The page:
Both college and religion are in the news as I write. Republican presidential candidate Rick Santorum called Barack Obama’s faith “phony theology” and spoke of campuses as “indoctrination mills.”
Our main partners in interfaith cooperation at Interfaith Youth Core (IFYC) are college campuses, and as founder and president I’ve set foot on dozens and worked indirectly with hundreds more. My experience offers a very different perspective than Santorum’s. With the right leadership, curriculum, and activities, campuses are places where people can deepen their faith identities and learn the very American art of interfaith bridge-building. In fact, campuses are environments that can model this interfaith bridge-building for the rest of society, a place where students can learn the knowledge base and skill set of interfaith leadership.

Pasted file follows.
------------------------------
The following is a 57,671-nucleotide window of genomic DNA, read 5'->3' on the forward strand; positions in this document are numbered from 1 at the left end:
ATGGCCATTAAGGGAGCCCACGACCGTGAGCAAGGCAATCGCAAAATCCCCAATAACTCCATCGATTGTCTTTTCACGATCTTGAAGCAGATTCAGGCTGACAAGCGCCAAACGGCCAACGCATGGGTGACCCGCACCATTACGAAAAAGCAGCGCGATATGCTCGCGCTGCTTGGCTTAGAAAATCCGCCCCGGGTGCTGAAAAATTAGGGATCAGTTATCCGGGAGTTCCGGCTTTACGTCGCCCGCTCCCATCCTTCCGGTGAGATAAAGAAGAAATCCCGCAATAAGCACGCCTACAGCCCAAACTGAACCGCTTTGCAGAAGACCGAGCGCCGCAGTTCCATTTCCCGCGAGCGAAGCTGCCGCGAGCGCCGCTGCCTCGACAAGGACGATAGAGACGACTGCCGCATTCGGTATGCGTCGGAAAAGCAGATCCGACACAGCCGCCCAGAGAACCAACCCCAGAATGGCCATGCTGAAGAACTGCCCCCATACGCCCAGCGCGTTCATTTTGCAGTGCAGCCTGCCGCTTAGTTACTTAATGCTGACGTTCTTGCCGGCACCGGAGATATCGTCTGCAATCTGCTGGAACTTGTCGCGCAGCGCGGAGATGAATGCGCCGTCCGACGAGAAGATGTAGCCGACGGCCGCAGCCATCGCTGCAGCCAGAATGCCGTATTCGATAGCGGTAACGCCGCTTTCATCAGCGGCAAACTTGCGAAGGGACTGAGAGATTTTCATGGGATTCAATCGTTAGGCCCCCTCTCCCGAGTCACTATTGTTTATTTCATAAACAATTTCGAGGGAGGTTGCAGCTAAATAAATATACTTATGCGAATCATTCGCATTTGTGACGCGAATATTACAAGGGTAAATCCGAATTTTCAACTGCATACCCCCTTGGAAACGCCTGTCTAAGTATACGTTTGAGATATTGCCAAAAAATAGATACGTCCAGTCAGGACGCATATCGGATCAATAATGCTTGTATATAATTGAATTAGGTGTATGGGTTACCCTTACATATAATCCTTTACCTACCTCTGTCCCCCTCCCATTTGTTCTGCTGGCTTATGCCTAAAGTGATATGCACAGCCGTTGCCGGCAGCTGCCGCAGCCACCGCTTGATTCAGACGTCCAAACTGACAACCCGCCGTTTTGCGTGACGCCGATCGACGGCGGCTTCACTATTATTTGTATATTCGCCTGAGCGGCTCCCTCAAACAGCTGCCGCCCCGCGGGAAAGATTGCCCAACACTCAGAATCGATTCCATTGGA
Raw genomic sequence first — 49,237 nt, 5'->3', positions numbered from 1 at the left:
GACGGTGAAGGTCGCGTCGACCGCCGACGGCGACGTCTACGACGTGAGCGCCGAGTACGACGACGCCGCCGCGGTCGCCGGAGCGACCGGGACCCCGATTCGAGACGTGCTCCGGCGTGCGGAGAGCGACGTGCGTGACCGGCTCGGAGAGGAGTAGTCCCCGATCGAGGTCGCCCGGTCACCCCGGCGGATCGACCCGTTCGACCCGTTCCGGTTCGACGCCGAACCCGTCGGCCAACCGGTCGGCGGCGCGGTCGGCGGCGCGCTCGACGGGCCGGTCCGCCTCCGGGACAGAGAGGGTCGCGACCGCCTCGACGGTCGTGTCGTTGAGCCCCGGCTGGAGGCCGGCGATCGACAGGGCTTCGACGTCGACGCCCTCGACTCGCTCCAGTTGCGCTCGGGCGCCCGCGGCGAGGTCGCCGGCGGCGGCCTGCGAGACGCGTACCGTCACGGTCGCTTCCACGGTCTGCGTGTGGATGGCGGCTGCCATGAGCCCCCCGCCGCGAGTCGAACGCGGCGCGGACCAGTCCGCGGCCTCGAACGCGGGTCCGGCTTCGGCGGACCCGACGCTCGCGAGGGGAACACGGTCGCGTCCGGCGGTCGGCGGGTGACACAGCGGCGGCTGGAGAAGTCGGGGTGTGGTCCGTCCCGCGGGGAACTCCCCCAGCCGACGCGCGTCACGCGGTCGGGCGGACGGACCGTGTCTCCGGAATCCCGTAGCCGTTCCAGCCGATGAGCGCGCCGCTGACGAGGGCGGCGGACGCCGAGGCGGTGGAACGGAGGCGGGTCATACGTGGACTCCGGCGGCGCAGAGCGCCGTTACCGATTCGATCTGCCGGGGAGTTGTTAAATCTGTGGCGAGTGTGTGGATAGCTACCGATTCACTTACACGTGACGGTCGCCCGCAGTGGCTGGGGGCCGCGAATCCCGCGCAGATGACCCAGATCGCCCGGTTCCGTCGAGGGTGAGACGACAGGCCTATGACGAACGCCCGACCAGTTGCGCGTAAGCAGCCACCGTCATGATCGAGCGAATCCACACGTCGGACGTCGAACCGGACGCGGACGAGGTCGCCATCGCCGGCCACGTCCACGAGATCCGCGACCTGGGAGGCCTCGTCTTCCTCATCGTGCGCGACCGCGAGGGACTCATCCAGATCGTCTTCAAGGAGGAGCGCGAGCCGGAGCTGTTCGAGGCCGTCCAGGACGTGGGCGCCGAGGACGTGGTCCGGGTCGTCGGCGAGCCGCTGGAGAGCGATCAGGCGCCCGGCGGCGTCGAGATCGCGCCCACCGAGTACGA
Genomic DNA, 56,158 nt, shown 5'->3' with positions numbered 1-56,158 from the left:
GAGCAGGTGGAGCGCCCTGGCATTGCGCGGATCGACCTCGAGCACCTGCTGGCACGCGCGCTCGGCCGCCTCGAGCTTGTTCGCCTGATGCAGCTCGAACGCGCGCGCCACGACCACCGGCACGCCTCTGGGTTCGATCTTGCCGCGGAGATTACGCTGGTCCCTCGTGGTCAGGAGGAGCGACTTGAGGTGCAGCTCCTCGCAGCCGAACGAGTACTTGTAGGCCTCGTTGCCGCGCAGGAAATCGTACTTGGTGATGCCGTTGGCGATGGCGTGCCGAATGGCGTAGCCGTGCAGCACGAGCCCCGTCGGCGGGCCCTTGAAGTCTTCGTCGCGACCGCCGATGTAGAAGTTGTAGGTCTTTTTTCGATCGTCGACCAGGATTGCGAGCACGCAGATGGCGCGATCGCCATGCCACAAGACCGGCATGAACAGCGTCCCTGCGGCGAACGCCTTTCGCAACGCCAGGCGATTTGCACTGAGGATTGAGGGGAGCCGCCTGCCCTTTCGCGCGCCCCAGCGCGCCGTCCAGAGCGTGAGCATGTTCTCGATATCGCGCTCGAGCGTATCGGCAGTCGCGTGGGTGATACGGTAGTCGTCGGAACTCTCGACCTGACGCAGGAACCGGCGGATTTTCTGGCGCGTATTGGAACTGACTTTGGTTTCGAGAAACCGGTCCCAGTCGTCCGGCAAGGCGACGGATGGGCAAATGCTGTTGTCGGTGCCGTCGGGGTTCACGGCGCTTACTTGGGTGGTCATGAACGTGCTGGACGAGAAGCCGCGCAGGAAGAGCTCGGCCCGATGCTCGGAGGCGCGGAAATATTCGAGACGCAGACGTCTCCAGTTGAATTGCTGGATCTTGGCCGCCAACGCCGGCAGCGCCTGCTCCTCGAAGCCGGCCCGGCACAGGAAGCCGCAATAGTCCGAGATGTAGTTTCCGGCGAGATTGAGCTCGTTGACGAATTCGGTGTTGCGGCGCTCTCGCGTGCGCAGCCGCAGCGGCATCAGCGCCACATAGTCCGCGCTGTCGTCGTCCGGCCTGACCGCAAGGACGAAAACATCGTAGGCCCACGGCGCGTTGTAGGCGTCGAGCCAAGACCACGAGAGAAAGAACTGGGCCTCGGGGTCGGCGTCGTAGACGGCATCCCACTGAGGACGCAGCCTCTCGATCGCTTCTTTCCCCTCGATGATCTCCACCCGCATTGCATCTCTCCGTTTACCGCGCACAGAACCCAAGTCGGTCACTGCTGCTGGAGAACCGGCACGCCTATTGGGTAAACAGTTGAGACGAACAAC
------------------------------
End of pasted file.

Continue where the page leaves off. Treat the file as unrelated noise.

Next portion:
Take the University of Illinois, for instance, where interfaith cooperation has been a priority for the better part of a decade. The student leaders of Interfaith in Action include evangelicals, Jews, humanists, Muslims, and Hindus. Together, they mobilized thousands of volunteers from different traditions to package more than 1 million meals for Haiti in the aftermath of the tragic 2010 earthquake. The group is now coordinating a spring conference that will empower student leaders from around the country to engage people of different faiths and act together on pressing issues such as hunger and homelessness. One of the leaders of the effort, Greg Damhorst, told me he does interfaith organizing because gathering people from different faiths to serve others is one way of living out the command of Jesus to offer comfort to the afflicted.